Hops are the female flowers (also called seed cones or strobiles) of the hop plant, Humulus lupulus. They are used primarily as a flavoring and stability agent in beer, to which they impart a bitter, tangy flavor, though hops are also used for various purposes in other beverages and herbal medicine.
In the Middle Ages beers tended to be of a very low alcohol content and were commonly consumed as a safer alternative to untreated water. Each village tended to have one or more small breweries with a barley field and a hop garden in close vicinity. Early documents include mention of a hop garden in the will of Charlemagne's father, Pepin III. However, the first documented use of hops in beer as a flavoring agent is from the 11th century. Before this period, brewers used a wide variety of bitter herbs and flowers, including dandelion, burdock root, marigold, horehound (the German name for horehound means "mountain hops"), ground ivy, and heather.
Hops are used extensively in brewing for their antibacterial effect that favors the activity of brewer's yeast over less desirable microorganisms and for many purported benefits, including balancing the sweetness of the malt with bitterness, contributing a variety of desirable flavors and aromas. Historically, traditional herb combinations for beers were believed to have been abandoned when beers made with hops were noticed to be less prone to spoilage.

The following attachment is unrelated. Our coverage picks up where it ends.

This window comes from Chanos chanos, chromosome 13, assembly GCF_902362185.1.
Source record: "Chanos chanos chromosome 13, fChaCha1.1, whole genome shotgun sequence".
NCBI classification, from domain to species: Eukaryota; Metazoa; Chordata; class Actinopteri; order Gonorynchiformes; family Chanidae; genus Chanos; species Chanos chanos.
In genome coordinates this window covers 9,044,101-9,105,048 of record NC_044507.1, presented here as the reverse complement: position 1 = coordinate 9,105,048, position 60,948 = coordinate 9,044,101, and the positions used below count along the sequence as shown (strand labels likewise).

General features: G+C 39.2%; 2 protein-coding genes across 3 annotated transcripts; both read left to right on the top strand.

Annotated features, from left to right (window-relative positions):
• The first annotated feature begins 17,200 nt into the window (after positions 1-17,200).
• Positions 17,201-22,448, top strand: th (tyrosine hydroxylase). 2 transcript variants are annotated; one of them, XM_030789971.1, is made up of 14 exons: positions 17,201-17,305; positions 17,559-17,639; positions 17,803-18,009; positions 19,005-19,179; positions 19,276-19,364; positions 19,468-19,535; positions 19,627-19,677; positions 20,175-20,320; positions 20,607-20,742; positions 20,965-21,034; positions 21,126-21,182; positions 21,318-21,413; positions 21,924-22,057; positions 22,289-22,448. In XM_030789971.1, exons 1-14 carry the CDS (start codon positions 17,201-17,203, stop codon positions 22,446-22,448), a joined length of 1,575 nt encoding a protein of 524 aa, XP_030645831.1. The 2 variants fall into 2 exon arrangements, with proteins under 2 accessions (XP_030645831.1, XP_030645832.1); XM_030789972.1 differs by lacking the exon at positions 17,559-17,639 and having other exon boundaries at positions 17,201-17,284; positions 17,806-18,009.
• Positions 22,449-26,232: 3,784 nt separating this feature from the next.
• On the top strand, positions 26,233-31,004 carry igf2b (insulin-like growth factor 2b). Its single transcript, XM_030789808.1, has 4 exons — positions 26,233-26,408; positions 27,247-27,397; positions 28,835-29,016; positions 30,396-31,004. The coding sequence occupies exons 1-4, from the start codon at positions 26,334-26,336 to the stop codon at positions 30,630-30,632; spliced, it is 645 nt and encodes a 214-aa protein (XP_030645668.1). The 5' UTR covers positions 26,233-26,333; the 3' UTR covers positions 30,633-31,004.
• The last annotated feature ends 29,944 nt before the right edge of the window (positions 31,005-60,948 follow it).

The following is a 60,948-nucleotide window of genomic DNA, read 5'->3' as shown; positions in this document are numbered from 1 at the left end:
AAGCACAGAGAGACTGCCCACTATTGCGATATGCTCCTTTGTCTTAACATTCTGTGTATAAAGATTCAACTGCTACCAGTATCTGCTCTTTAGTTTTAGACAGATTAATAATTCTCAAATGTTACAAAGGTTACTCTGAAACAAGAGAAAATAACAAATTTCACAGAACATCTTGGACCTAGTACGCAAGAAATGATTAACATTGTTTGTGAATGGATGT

The hop plant is a vigorous, climbing, herbaceous perennial, usually trained to grow up strings in a field called a hopfield, hop garden (nomenclature in the South of England), or hop yard (in the West Country and U.S.) when grown commercially. Many different varieties of hops are grown by farmers around the world, with different types being used for particular styles of beer.
Alpha-Hop Soup: Figuring Bitterness (IBUs, AAUs and HBUs)
Author: John Oliver Issue: January 1999, BYO MAGAZINE
It wasn’t too many years ago when most recipes that referred to adding hops usually only mentioned the variety of hops used, the amount, and not much else. This system worked relatively well at a time when hops were available in a few limited varieties and the freshness and quality were often questionable. But as the hobby evolved and became more sophisticated, a better, more precise way to calculate potential bitterness in a homebrew recipe was needed.
One of the simplest ways to more accurately determine bitterness levels and hop usage centers on the International Bitterness Unit (IBU). An IBU can technically be defined as one milligram of iso-alpha acid per liter of beer, which also equals one part per million (ppm)... READ MORE
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For insight on how a commercial brewery makes hops selections...
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Drakes Goes To Yakima, Alex's Hops Selection
EXCELLENT hops & grain selections guide:
Comparing and Selecting Hops & Grains